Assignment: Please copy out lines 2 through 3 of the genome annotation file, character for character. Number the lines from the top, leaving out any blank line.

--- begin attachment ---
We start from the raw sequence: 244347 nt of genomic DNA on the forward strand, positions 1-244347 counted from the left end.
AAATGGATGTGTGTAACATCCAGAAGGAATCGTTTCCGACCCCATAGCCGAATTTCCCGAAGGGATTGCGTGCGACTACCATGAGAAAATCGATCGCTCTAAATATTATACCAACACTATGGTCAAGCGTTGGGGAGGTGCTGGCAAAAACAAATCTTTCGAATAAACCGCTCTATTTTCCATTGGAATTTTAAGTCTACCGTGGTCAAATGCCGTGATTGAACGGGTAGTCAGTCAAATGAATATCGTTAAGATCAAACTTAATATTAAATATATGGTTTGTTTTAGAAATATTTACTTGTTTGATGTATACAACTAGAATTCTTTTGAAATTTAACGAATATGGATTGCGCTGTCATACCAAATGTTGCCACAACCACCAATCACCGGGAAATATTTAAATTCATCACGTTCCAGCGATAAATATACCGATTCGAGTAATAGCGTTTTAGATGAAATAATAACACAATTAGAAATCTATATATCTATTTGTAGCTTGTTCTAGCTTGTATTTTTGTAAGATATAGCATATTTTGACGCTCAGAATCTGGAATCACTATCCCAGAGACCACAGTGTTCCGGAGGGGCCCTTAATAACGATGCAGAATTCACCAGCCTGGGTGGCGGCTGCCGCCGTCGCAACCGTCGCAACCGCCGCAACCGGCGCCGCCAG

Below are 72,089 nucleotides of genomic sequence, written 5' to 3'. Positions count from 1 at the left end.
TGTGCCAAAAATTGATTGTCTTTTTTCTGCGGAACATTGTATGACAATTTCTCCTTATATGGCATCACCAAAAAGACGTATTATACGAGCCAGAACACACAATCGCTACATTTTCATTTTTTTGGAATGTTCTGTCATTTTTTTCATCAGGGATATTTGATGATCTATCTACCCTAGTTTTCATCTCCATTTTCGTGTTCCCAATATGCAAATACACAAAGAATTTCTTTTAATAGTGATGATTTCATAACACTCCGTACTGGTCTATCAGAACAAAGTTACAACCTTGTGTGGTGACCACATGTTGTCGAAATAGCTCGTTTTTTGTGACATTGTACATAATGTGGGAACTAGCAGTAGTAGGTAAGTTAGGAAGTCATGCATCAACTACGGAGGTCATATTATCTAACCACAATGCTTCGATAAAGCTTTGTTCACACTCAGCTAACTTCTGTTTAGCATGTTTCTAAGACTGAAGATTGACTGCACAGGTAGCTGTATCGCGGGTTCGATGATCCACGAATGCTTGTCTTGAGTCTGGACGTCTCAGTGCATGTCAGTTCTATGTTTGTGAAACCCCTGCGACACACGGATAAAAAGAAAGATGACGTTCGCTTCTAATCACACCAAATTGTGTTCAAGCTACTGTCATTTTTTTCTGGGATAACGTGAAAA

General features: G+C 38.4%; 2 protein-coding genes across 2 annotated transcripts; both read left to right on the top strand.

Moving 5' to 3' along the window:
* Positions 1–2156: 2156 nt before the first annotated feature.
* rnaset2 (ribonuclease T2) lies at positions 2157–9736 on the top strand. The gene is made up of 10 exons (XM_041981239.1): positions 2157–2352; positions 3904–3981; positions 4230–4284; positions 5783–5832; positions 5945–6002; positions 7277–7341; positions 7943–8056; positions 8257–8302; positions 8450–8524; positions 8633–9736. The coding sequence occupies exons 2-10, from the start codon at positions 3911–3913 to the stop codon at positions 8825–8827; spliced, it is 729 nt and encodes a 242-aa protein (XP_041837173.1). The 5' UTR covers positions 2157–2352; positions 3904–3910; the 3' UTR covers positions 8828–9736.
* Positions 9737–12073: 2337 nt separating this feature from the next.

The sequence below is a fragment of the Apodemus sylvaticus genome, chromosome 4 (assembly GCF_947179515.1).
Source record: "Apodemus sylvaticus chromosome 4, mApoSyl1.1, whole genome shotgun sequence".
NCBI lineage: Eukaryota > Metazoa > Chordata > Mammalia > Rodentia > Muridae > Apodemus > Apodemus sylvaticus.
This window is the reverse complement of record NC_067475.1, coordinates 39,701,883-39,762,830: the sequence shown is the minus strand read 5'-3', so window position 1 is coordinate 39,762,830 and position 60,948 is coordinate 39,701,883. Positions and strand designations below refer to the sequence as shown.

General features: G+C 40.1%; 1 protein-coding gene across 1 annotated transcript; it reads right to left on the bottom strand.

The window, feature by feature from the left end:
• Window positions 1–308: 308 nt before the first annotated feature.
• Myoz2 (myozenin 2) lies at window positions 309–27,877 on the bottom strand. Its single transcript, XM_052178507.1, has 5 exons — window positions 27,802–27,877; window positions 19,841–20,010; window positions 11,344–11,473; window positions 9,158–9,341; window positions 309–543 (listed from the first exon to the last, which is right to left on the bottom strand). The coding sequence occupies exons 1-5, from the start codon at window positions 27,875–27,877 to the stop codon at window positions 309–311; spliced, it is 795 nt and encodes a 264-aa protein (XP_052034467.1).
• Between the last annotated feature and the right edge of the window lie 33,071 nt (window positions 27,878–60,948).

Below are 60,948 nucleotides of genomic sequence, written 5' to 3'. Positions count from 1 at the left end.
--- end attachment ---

AAATGGATGTGTGTAACATCCAGAAGGAATCGTTTCCGACCCCATAGCCGAATTTCCCGAAGGGATTGCGTGCGACTACCATGAGAAAATCGATCGCTCTAAATATTATACCAACACTATGGTCAAGCGTTGGGGAGGTGCTGGCAAAAACAAATCTTTCGAATAAACCGCTCTATTTTCCATTGGAATTTTAAGTCTACCGTGGTCAAATGCCGTGATTGAACGGGTAGTCAGTCAAATGAATATCGTTAAGATCAAACTTAATATTAAATATATGGTTTGTTTTAGAAATATTTACTTGTTTGATGTATACAACTAGAATTCTTTTGAAATTTAACGAATATGGATTGCGCTGTCATACCAAATGTTGCCACAACCACCAATCACCGGGAAATATTTAAATTCATCACGTTCCAGCGATAAATATACCGATTCGAGTAATAGCGTTTTAGATGAAATAATAACACAATTAGAAATCTATATATCTATTTGTAGCTTGTTCTAGCTTGTATTTTTGTAAGATATAGCATATTTTGACGCTCAGAATCTGGAATCACTATCCCAGAGACCACAGTGTTCCGGAGGGGCCCTTAATAACGATGCAGAATTCACCAGCCTGGGTGGCGGCTGCCGCCGTCGCAACCGTCGCAACCGCCGCAACCGGCGCCGCCAG

Below are 72,089 nucleotides of genomic sequence, written 5' to 3'. Positions count from 1 at the left end.